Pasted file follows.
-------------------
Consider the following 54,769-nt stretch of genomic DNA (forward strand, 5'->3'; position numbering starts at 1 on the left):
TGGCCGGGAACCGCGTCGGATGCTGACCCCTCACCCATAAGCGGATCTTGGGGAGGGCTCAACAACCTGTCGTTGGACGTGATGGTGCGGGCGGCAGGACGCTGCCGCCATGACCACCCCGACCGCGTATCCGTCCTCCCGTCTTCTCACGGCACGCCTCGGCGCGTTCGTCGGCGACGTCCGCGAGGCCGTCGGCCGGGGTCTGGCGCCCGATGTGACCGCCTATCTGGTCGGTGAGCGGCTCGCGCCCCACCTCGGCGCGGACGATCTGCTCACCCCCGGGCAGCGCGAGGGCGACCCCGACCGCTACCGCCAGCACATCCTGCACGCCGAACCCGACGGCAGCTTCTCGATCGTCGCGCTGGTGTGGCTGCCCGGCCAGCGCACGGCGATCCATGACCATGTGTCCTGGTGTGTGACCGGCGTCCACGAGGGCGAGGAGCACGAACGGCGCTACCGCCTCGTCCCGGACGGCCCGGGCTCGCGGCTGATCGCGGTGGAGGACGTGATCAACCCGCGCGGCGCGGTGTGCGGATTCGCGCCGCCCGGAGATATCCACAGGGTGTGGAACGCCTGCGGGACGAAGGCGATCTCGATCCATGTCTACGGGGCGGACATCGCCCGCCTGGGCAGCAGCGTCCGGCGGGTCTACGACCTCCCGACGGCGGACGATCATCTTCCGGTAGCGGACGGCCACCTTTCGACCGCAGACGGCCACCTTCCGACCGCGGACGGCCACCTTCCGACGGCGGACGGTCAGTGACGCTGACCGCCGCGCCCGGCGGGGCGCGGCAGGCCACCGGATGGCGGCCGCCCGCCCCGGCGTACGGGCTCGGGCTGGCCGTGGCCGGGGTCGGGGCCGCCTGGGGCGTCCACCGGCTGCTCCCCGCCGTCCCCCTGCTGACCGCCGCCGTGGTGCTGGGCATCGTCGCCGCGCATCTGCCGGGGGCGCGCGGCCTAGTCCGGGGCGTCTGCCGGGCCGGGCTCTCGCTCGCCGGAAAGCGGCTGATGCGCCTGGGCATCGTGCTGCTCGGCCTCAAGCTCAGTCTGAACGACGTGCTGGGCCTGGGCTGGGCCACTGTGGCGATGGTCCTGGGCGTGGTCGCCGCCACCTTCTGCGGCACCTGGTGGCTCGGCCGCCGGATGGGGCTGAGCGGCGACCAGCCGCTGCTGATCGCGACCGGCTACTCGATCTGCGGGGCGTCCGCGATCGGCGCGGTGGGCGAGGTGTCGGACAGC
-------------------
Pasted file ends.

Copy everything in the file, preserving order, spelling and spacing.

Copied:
Consider the following 54,769-nt stretch of genomic DNA (forward strand, 5'->3'; position numbering starts at 1 on the left):
TGGCCGGGAACCGCGTCGGATGCTGACCCCTCACCCATAAGCGGATCTTGGGGAGGGCTCAACAACCTGTCGTTGGACGTGATGGTGCGGGCGGCAGGACGCTGCCGCCATGACCACCCCGACCGCGTATCCGTCCTCCCGTCTTCTCACGGCACGCCTCGGCGCGTTCGTCGGCGACGTCCGCGAGGCCGTCGGCCGGGGTCTGGCGCCCGATGTGACCGCCTATCTGGTCGGTGAGCGGCTCGCGCCCCACCTCGGCGCGGACGATCTGCTCACCCCCGGGCAGCGCGAGGGCGACCCCGACCGCTACCGCCAGCACATCCTGCACGCCGAACCCGACGGCAGCTTCTCGATCGTCGCGCTGGTGTGGCTGCCCGGCCAGCGCACGGCGATCCATGACCATGTGTCCTGGTGTGTGACCGGCGTCCACGAGGGCGAGGAGCACGAACGGCGCTACCGCCTCGTCCCGGACGGCCCGGGCTCGCGGCTGATCGCGGTGGAGGACGTGATCAACCCGCGCGGCGCGGTGTGCGGATTCGCGCCGCCCGGAGATATCCACAGGGTGTGGAACGCCTGCGGGACGAAGGCGATCTCGATCCATGTCTACGGGGCGGACATCGCCCGCCTGGGCAGCAGCGTCCGGCGGGTCTACGACCTCCCGACGGCGGACGATCATCTTCCGGTAGCGGACGGCCACCTTTCGACCGCAGACGGCCACCTTCCGACCGCGGACGGCCACCTTCCGACGGCGGACGGTCAGTGACGCTGACCGCCGCGCCCGGCGGGGCGCGGCAGGCCACCGGATGGCGGCCGCCCGCCCCGGCGTACGGGCTCGGGCTGGCCGTGGCCGGGGTCGGGGCCGCCTGGGGCGTCCACCGGCTGCTCCCCGCCGTCCCCCTGCTGACCGCCGCCGTGGTGCTGGGCATCGTCGCCGCGCATCTGCCGGGGGCGCGCGGCCTAGTCCGGGGCGTCTGCCGGGCCGGGCTCTCGCTCGCCGGAAAGCGGCTGATGCGCCTGGGCATCGTGCTGCTCGGCCTCAAGCTCAGTCTGAACGACGTGCTGGGCCTGGGCTGGGCCACTGTGGCGATGGTCCTGGGCGTGGTCGCCGCCACCTTCTGCGGCACCTGGTGGCTCGGCCGCCGGATGGGGCTGAGCGGCGACCAGCCGCTGCTGATCGCGACCGGCTACTCGATCTGCGGGGCGTCCGCGATCGGCGCGGTGGGCGAGGTGTCGGACAGC